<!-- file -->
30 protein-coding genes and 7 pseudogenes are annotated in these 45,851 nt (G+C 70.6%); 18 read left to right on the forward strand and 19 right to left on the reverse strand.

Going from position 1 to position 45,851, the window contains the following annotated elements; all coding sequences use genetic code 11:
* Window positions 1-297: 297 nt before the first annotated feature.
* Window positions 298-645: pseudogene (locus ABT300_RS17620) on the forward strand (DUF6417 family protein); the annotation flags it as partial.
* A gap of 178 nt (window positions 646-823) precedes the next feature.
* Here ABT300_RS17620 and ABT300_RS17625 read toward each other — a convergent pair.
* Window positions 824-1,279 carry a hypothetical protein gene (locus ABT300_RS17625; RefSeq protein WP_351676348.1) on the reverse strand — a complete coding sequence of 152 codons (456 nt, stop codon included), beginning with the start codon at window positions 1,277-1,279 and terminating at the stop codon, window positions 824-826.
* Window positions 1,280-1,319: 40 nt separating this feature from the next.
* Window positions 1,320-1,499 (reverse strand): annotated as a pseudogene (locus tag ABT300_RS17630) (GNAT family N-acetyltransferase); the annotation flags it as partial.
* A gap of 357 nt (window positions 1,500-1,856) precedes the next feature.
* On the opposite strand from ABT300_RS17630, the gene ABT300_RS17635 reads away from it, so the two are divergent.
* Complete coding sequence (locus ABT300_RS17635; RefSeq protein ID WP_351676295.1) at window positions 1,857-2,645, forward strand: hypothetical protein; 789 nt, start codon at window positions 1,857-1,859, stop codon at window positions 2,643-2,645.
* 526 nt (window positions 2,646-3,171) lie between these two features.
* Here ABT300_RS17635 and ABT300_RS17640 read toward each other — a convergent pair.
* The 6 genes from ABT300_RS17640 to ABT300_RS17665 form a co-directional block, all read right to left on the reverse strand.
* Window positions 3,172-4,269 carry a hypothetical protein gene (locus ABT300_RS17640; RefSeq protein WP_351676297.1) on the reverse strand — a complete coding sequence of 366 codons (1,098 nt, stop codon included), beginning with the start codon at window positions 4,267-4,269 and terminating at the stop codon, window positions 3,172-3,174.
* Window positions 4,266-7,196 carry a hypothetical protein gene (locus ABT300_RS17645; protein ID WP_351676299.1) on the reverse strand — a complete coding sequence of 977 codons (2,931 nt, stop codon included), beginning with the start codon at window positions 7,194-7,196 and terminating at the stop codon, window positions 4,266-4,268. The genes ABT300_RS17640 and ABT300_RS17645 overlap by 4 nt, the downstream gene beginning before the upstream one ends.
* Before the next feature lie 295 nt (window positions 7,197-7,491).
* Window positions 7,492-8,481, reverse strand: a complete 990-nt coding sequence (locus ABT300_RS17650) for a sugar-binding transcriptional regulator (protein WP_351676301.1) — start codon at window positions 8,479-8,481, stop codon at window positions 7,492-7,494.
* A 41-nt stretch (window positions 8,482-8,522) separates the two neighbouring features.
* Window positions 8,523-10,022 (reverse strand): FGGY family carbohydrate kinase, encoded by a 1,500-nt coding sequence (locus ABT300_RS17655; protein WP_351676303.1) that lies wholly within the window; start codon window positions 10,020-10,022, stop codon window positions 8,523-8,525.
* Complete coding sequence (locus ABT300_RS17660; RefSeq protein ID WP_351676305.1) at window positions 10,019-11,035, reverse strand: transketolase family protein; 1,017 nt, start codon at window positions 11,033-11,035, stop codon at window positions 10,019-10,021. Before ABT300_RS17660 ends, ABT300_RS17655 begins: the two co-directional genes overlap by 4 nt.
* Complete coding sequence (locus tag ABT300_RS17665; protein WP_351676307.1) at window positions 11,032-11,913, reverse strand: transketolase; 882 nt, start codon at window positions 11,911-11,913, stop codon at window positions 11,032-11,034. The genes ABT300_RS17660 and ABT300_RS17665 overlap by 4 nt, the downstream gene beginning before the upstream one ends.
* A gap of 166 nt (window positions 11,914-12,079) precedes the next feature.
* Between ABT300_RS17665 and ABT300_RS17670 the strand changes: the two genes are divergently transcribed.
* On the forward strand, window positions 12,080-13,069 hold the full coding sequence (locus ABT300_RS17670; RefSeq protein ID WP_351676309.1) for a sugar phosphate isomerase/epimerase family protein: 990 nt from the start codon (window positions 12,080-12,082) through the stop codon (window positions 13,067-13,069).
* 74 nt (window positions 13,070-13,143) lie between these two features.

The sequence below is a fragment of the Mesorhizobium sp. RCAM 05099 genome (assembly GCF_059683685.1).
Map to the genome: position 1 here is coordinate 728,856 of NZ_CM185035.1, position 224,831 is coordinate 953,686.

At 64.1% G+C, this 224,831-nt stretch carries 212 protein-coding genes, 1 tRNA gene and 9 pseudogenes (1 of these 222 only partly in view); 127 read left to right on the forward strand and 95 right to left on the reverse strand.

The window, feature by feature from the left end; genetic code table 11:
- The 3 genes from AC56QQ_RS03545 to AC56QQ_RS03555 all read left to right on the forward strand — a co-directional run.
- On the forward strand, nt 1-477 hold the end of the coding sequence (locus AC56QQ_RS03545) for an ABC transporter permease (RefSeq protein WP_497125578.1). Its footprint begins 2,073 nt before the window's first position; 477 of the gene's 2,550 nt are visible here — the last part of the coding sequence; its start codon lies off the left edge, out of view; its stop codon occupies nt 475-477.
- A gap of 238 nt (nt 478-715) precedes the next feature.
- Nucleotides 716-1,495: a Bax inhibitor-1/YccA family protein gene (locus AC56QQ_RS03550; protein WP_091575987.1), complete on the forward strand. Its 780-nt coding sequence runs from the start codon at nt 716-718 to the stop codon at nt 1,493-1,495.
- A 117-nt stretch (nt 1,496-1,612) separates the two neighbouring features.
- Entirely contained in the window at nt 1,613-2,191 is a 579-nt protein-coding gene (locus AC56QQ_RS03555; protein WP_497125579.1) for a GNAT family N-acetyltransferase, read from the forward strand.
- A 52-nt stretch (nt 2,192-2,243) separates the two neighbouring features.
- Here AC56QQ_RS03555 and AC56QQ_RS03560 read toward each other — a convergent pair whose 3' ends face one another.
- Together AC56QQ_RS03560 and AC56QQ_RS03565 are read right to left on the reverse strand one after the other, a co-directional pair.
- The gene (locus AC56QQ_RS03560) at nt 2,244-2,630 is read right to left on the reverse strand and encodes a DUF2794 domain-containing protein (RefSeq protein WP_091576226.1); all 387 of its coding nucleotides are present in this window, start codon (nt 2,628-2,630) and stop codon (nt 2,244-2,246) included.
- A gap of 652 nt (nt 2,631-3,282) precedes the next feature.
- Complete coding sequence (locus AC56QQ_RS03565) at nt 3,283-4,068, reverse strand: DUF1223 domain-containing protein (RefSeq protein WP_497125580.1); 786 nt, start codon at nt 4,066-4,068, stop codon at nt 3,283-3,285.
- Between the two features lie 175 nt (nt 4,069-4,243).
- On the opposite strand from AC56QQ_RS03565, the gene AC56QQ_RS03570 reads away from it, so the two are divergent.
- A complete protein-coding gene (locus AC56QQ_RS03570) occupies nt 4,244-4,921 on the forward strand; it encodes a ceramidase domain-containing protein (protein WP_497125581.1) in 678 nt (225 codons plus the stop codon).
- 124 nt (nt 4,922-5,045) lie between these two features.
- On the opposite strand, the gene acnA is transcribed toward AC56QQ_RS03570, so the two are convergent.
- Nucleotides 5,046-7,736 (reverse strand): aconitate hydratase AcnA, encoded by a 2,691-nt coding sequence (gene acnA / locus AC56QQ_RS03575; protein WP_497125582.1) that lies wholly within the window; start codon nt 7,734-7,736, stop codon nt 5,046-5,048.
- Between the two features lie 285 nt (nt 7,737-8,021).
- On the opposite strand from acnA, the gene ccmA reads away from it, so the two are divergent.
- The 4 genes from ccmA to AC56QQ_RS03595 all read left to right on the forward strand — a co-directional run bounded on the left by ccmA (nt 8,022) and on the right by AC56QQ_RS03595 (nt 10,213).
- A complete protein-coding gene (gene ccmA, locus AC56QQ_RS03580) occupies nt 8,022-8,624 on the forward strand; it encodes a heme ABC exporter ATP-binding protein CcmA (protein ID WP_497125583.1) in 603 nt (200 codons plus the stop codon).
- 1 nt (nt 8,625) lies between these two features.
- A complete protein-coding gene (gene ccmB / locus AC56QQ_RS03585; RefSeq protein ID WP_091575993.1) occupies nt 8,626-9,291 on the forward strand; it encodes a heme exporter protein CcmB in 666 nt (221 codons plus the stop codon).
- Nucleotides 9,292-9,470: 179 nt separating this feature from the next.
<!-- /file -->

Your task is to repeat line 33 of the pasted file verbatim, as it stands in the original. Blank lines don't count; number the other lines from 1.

- On the forward strand, nt 1-477 hold the end of the coding sequence (locus AC56QQ_RS03545) for an ABC transporter permease (RefSeq protein WP_497125578.1). Its footprint begins 2,073 nt before the window's first position; 477 of the gene's 2,550 nt are visible here — the last part of the coding sequence; its start codon lies off the left edge, out of view; its stop codon occupies nt 475-477.